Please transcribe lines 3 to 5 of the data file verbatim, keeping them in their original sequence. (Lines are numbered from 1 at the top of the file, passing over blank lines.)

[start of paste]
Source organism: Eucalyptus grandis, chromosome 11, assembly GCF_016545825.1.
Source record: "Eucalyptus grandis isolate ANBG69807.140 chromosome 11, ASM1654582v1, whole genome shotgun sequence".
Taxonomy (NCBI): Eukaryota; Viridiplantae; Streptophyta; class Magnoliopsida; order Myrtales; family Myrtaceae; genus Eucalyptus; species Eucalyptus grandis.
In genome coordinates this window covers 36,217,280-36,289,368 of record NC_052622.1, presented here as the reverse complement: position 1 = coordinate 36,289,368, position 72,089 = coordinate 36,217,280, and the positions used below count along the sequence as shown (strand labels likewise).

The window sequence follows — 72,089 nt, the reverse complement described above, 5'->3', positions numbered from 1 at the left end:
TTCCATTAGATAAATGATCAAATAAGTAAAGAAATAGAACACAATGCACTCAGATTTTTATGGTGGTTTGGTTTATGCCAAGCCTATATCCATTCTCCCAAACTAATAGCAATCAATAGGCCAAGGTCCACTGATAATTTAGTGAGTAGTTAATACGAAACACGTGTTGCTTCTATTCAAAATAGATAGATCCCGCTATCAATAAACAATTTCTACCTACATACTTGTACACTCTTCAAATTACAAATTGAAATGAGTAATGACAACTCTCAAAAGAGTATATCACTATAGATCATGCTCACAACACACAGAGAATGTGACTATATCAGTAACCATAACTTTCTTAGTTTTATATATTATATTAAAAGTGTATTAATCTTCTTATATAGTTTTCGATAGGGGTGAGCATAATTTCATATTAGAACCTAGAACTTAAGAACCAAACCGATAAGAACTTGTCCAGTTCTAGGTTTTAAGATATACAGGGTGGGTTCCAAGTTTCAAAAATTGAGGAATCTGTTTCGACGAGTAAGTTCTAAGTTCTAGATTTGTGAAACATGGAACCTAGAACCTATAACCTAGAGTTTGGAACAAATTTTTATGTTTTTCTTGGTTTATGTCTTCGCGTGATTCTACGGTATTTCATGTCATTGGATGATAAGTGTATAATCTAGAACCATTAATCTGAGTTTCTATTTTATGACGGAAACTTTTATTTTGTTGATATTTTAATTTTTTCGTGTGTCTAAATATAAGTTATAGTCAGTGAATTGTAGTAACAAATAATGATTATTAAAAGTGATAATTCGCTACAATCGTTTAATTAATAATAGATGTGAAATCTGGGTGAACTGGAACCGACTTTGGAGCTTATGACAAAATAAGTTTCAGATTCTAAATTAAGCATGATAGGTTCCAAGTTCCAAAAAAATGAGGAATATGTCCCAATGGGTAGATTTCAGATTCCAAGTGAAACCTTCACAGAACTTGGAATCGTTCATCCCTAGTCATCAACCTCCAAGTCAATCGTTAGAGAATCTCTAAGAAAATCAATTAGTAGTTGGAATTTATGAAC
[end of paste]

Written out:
Taxonomy (NCBI): Eukaryota; Viridiplantae; Streptophyta; class Magnoliopsida; order Myrtales; family Myrtaceae; genus Eucalyptus; species Eucalyptus grandis.
In genome coordinates this window covers 36,217,280-36,289,368 of record NC_052622.1, presented here as the reverse complement: position 1 = coordinate 36,289,368, position 72,089 = coordinate 36,217,280, and the positions used below count along the sequence as shown (strand labels likewise).

The window sequence follows — 72,089 nt, the reverse complement described above, 5'->3', positions numbered from 1 at the left end: